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Renters Can Now Use Rent Payments to Bolster Credit: How it Affects You

Renters Can Now Use Rent Payments to Bolster Credit: How it Affects You
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Housing makes up a huge portion of the average Canadian household’s budget and rent tends to be an even bigger percentage. In fact, rent is the biggest monthly expense for Canadians who don’t own their own home. Paying rent is a big responsibility, and the fact that consistent on-time payment hadn’t been seen as a positive towards someone’s credit rating was an oversight for many years.

Table of Contents - Renters Can Now Use Rent Payments to Bolster Credit: How it Affects You

Fortunately, this was recently corrected, and responsible rent payment will begin to have a positive effect on the credit ratings of millions of Canadian residents. As a real estate investor, this will affect you in a few different ways, so it’s important to explore how this development could prove beneficial for your investments and for your business.

Fairness in housing

Owning a home is becoming increasingly difficult for many people, and this disparity between renters and owners was a large factor. A homeowner could accumulate massive credit card debt for years, while a renter could make on-time rent payments for a decade, and the impact on their credit ratings would be virtually the same. This served as a significant roadblock to people looking to attain the dream of homeownership, but these new rule changes requiring the Landlord Credit Bureau (LCB) to share rent payment data with Equifax will go a long way towards levelling the playing field.

These changes will benefit two groups that have traditionally fallen behind in homeownership rates – young people and recent immigrants. By their very nature, credit histories are constructed to favour people who have had a long time in a particular country. They’ve had the chance to open credit cards and make consistent payments on them and had the opportunity to buy a car and faithfully make the monthly payments. They may even have had a mortgage or two, which has given them an even strong credit history. Immigrants and young people haven’t usually had these same advantages.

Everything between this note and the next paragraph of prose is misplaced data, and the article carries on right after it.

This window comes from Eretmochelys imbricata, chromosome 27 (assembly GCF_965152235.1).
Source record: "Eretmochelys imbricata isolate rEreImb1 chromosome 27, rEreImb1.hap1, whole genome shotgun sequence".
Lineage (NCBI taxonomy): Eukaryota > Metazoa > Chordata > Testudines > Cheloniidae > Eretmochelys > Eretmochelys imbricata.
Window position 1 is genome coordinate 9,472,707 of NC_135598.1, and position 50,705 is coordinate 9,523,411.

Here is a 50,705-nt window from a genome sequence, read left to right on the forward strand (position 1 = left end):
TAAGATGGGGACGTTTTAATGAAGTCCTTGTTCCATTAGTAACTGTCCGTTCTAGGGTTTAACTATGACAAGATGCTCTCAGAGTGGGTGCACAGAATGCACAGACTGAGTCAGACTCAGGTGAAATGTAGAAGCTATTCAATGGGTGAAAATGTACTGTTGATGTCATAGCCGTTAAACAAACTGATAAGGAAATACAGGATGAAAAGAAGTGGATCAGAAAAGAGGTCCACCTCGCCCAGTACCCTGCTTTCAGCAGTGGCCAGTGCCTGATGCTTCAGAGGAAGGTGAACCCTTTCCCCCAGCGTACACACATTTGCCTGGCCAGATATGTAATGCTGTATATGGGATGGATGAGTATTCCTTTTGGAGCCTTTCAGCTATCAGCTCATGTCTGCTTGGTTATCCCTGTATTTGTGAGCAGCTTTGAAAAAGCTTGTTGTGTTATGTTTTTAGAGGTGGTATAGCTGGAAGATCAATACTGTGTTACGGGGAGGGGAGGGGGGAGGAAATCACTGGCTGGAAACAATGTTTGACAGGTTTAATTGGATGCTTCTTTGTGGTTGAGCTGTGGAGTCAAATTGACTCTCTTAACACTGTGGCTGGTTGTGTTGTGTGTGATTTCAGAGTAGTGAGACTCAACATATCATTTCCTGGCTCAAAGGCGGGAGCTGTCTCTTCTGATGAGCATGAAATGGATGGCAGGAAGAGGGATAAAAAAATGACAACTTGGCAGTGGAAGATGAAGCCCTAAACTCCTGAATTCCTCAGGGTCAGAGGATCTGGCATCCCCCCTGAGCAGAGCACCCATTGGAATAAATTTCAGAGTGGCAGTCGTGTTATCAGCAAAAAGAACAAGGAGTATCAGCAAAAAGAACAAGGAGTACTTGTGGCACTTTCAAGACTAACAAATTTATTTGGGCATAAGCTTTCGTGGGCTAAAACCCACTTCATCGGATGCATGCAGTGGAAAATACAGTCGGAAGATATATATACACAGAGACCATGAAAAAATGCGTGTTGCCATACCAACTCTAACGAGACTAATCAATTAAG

Because these demographics have not had the time to build up an appreciable credit history, they’ve traditionally been left behind when it comes time to buy a home. The fact that renting is now seen as a responsible mark in their favour will help them build a credit history that makes them much more appealing to lenders.

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Landlord responsibilities to report rent payments

As a property owner and landlord, you do have a role to play in these developments. Data about rent payments does not get forwarded automatically, so you need to be proactive and report on-time payments to the LCB. Only with your cooperation can your tenants reap the rewards of responsible payment habits. So far, the LCB reports that the overwhelming majority of records that they get from landlords are positive in nature, so the system is already working well for all parties.